Monday, May 15, 2017

walking and writing / life balance

Years ago, when I was too impatient to wait for the bus to go to work, I realized that I could leave home only 10 minutes earlier and get to work by walking. Ditto the return route. That was how I started: 8 k/day, 5 days/wk.
That was a couple of decades ago. I no longer work in the same place. I still walk.

Walking clears my head. I like that it's gentle exercise. I couldn't sustain anything more aggressive. Moving my legs and body is a good antidote to the stationary hours I spend at my desk writing.

In the sense that walking progresses at a slow pace, walking mimics my slow movement through narrative.

The act of walking balances the act of writing.

My words stay with me too -- even when I don't set out to think about writing while I'm walking.

I replay dialogue. I consider adding a flashback to help with a plot conundrum.

Or I decide to describe the place that I'm walking through.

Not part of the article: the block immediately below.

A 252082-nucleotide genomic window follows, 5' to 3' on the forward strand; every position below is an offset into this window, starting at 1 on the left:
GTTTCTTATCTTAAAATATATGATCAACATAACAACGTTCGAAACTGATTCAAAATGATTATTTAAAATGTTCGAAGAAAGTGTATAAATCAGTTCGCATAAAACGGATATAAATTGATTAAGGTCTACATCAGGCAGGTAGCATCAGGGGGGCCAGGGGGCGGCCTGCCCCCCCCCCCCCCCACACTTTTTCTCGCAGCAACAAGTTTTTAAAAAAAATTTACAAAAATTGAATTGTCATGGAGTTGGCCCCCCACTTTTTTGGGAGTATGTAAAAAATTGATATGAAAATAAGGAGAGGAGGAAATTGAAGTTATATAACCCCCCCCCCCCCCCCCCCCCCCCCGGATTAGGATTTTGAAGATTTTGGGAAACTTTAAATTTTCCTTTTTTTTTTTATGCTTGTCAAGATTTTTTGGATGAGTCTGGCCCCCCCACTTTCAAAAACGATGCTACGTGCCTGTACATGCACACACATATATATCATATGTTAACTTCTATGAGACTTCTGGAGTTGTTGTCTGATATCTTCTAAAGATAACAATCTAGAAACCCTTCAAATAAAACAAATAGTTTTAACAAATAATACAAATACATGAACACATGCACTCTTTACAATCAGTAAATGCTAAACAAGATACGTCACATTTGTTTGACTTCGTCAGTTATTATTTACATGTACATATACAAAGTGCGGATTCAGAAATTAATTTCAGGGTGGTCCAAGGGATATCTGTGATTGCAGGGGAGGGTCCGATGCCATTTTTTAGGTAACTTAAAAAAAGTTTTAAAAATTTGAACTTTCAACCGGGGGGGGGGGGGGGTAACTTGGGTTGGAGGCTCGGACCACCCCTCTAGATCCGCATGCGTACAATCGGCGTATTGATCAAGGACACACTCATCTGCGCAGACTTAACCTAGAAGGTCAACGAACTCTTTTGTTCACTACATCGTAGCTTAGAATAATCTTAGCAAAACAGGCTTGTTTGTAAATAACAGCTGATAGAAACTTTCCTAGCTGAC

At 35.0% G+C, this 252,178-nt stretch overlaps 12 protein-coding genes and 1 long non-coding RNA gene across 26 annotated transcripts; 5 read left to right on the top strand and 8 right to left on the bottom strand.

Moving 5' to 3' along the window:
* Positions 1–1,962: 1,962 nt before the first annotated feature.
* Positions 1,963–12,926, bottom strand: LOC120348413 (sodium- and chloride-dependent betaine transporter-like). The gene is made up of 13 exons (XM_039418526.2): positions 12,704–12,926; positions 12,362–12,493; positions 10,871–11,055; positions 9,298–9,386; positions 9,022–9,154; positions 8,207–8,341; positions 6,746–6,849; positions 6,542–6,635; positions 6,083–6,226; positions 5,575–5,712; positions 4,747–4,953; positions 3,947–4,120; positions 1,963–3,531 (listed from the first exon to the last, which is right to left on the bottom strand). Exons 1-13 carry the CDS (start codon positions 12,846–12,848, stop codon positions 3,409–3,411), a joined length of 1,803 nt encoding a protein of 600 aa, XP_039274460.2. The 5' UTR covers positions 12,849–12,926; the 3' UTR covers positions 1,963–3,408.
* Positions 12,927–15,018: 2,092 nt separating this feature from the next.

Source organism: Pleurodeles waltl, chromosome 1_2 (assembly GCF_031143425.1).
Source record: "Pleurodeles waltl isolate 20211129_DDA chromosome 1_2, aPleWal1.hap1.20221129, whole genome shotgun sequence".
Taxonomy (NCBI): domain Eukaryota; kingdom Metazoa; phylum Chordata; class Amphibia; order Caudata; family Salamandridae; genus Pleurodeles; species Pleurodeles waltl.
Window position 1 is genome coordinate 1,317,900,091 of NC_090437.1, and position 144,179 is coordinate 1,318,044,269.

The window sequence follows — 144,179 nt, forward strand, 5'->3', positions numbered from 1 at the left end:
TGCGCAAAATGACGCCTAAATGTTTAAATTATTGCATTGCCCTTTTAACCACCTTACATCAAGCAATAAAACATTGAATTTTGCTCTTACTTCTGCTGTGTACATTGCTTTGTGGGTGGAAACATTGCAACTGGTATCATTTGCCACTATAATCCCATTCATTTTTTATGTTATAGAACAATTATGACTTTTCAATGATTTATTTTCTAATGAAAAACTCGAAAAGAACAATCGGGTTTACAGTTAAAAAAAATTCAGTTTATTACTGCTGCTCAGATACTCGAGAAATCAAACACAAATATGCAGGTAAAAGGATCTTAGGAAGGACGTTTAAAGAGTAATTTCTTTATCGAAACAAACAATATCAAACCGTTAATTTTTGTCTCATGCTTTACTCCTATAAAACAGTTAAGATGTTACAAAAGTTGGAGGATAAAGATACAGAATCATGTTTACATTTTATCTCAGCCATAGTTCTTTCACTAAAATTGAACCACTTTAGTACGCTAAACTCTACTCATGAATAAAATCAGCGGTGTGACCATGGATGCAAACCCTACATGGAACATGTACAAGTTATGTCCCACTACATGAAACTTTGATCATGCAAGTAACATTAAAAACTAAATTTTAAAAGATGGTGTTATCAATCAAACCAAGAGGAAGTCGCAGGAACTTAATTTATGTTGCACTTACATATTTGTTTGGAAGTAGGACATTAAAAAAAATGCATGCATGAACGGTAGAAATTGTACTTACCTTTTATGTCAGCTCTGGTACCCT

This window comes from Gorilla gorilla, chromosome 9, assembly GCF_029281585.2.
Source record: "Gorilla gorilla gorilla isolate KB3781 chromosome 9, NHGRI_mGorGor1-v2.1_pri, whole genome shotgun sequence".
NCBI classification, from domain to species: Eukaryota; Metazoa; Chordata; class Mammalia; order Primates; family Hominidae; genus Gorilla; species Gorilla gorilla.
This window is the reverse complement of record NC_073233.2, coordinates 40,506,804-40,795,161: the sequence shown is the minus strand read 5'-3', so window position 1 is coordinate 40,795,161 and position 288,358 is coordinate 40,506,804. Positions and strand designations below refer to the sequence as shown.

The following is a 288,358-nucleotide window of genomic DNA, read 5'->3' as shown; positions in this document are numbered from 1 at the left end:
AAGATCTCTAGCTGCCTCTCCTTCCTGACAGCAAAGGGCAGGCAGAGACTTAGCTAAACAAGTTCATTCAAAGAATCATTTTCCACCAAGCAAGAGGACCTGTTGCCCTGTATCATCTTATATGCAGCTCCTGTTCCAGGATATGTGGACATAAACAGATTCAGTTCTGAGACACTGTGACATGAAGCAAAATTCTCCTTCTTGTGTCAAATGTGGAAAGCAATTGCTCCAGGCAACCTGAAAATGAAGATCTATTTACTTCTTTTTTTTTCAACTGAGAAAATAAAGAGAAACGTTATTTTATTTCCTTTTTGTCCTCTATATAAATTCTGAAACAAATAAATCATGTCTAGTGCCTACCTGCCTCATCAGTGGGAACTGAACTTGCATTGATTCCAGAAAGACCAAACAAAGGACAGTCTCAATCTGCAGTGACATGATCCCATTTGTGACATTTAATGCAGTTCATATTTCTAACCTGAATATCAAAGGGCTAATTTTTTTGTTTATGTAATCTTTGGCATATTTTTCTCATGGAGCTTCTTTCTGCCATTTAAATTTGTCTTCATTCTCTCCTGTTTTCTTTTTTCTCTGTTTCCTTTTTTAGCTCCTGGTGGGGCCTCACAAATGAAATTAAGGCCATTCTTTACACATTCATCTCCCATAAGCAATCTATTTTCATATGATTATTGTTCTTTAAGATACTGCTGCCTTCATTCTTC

It often isn't a conscious decision.

Of course, I'm not the first writer who appreciates walking. I belong to a tradition of writers who trudge. Virginia Woolf and James Joyce to name a couple. More recently, Rebecca Solnit has written a book, wanderlust: A History of Walking.

I have friends who are writers with whom I go on long walks.

A good friend and writer, Elise Moser, suggested we do a walking/writing workshop to introduce others to the benefits that we experience.
Last Saturday, Elise and I conducted the workshop under the auspices of the Quebec Writers' Federation.

We planned a route that would take us along the edge of the upscale Montreal neighbourhood of Westmount, then down past the Lachine Canal to Pointe St. Charles, where I live and where I set my novel, Five Roses.

Between walks, we wrote.

Thank you to the Quebec Writers' Federation, the venerable Atwater Library, and the small but welcoming Café Lalli for sitting-down space. Thank you to all who participated for making it an enjoyable day.

This sweetie played a role too, because I saw her while I was walking -- so who knows where her red dress, red shoes, and the two red balls might appear next.


  1. Wonderful, Alice! What a great idea for a writing session.

    1. Thank you, Anita. It wasn't my idea, but Elise's. It *was* a great experience.